Pound Climbs, Gilts Fall as Forbes Vote Catches Market Off-GuardBy
Investors now pricing in a higher chance of a rate increase
Markets have been caught a little offside by split vote: CIBC
The pound appreciated against all of its major peers and bonds fell after Bank of England policy maker Kristin Forbes voted for an interest-rate increase, a dissent that caught some in the market by surprise.
Sterling climbed to a two-week high versus the dollar and gilts sold off as the central bank kept the benchmark rate at a record-low 0.25 percent in an 8-1 vote. Investors are now pricing an 80 percent chance policy makers will raise rates by September 2018, compared with about 60 percent yesterday, money-market pricing shows.
Forbes supported a rate increase to 0.5 percent, and some of those in the majority said it wouldn’t take much more strength in inflation or growth for them to also shift their view. The BOE is trying to balance predicting the extent to which Britain’s vote to leave the European Union could hurt the economy and for how much longer it can look through faster inflation.
“The markets were remarkably relaxed going into the decision, and in a sense some may have been caught a little offside by the fact that it isn’t uniformity, which has been the general view of late,” said Jeremy Stretch, head of Group-of-10 foreign-exchange strategy at Canadian Imperial Bank of Commerce. “There was always the risk on Forbes -- I would also note to fact that she has about two more MPC meetings before she departs.”
- “It is going to be the case for me that the sterling rally is an opportunity to sell into the high levels. I think at this 0.87 area in EUR/GBP and north of the 1.2300 where we are now, would be an opportunity to sell,” said Stretch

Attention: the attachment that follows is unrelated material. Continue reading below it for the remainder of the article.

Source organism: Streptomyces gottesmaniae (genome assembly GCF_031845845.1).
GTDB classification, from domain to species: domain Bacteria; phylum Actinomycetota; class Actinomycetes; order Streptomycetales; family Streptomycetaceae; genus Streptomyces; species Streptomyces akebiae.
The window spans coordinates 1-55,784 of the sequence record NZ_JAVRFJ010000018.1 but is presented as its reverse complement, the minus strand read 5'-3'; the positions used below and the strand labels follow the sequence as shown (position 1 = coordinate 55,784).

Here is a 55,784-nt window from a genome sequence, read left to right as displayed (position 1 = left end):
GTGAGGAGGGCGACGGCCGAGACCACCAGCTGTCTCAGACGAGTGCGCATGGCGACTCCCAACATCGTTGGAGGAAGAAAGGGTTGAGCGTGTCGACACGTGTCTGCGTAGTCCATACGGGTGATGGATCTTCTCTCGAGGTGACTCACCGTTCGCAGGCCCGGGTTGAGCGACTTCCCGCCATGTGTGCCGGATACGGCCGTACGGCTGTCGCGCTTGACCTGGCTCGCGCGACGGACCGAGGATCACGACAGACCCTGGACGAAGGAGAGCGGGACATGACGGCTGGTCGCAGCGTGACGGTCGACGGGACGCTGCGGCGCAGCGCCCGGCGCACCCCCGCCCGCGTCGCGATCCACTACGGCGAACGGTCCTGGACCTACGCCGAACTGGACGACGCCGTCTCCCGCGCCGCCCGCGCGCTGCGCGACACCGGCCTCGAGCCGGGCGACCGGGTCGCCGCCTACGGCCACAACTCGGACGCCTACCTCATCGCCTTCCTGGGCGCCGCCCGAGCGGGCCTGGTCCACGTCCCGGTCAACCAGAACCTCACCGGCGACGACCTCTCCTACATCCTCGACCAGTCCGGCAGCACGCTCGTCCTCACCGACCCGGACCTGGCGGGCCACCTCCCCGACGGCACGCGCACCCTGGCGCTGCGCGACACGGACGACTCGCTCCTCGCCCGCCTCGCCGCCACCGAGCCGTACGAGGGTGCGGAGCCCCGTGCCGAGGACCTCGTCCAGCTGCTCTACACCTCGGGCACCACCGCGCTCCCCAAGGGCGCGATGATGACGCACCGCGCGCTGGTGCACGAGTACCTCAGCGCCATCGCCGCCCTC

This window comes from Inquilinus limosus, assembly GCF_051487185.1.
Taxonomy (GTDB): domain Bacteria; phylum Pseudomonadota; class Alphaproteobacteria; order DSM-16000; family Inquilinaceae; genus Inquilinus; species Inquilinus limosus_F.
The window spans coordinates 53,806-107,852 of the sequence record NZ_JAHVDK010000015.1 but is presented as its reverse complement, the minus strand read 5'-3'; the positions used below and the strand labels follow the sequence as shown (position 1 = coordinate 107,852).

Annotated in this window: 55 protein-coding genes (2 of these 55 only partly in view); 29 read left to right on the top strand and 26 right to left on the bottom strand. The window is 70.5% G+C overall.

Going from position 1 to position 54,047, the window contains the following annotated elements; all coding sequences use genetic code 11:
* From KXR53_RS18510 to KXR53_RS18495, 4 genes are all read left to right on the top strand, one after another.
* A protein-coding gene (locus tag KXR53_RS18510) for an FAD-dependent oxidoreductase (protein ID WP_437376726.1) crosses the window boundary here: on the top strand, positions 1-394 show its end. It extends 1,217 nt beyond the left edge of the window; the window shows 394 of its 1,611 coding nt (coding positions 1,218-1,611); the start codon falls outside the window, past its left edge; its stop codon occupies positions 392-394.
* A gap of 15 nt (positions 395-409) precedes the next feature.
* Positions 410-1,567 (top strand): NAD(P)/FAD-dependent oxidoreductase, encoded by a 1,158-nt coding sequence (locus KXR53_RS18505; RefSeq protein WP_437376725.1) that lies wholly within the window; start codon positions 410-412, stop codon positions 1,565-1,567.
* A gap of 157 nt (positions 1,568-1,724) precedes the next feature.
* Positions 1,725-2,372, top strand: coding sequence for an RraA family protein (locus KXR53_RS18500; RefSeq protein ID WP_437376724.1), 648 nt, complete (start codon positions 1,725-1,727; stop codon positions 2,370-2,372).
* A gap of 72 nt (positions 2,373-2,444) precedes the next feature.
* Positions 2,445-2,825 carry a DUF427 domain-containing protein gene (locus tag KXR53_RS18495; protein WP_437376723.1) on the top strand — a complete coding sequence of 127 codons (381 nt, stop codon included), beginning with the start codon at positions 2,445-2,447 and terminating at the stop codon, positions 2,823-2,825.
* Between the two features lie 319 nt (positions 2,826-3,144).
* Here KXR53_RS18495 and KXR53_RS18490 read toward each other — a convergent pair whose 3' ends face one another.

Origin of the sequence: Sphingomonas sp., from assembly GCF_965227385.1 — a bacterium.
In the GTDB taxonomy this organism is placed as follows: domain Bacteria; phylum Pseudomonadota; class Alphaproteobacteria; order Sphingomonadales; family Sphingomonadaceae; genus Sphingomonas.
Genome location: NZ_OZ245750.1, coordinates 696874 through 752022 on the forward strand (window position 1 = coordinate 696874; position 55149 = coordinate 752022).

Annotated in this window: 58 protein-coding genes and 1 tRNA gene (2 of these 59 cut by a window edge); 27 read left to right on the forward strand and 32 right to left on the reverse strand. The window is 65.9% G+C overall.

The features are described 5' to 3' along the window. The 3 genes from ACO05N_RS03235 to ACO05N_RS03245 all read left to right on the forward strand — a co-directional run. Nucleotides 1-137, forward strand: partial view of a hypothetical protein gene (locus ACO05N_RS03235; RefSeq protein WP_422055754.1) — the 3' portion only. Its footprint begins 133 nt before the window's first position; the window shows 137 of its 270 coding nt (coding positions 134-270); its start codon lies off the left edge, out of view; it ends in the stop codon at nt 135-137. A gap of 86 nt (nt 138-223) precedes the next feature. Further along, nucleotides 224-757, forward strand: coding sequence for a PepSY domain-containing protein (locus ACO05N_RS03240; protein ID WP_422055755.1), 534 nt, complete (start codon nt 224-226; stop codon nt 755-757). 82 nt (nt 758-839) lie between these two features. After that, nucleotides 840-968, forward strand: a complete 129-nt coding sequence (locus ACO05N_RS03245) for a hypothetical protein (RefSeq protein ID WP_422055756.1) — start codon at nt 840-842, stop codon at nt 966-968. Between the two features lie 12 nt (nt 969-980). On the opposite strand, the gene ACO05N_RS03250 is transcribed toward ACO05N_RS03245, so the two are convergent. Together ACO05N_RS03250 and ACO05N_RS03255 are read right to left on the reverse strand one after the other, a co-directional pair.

- GBP/USD climbs 0.4% to 1.2345, after reaching 1.2372, its highest since Mar. 1
- EUR/GBP falls 0.5% to 0.8690, the pair’s first decline in three days
- 10-year yield up 7 bps to 1.28%, having earlier touched 1.29%, the highest level in a month. Two-year gilt yield up 6 bps to 0.10%
- “There’s clearly been quite a reaction in gilts to Forbes’ vote and the minutes more generally which have a hawkish skew,” said John Wraith, head of U.K. rates strategy
- “One person is actually voting for a move; it clearly changes the debate a little bit. You’d have to attach more of a probability of a hike than you did before the minutes”
- Still, Wraith said for now he’s sticking to his forecast for 10-year gilt yields of 1.20% by the end-1Q and 1.40% by year-end
- Gilts have been outperforming their peers “dramatically for some time, so in a wider context, it’s a correction to that bigger move, rather than anything more serious than that,” Wraith said
Toronto Dominion Bank
- “It continues to show the uneasiness the MPC has with the current macro outlook,” said Richard Kelly, head of global strategy. “If it weren’t for the Brexit shock working its way through the economy, the BOE would be hiking”
- The Brexit “shock has hit the currency and is driving inflation higher, but the big debate is how much impact is it having on real activity
- TD Bank sees 10-year gilt yield at 1.30% by end 1Q and 1.35% by mid-year
ADM Investor Services
- “Gilt markets are surprised,” said strategist Marc Ostwald. But their underperformance to German bunds and U.S. Treasuries “given that all the yields are backed up, is not exactly enormous”
- Yields on 10-year gilts will likely remain rangebound between 1.20%-1.40% and while “gilt yields could go slightly higher, they won’t go significantly higher. So by 1.40% you’ll probably find some buyers”
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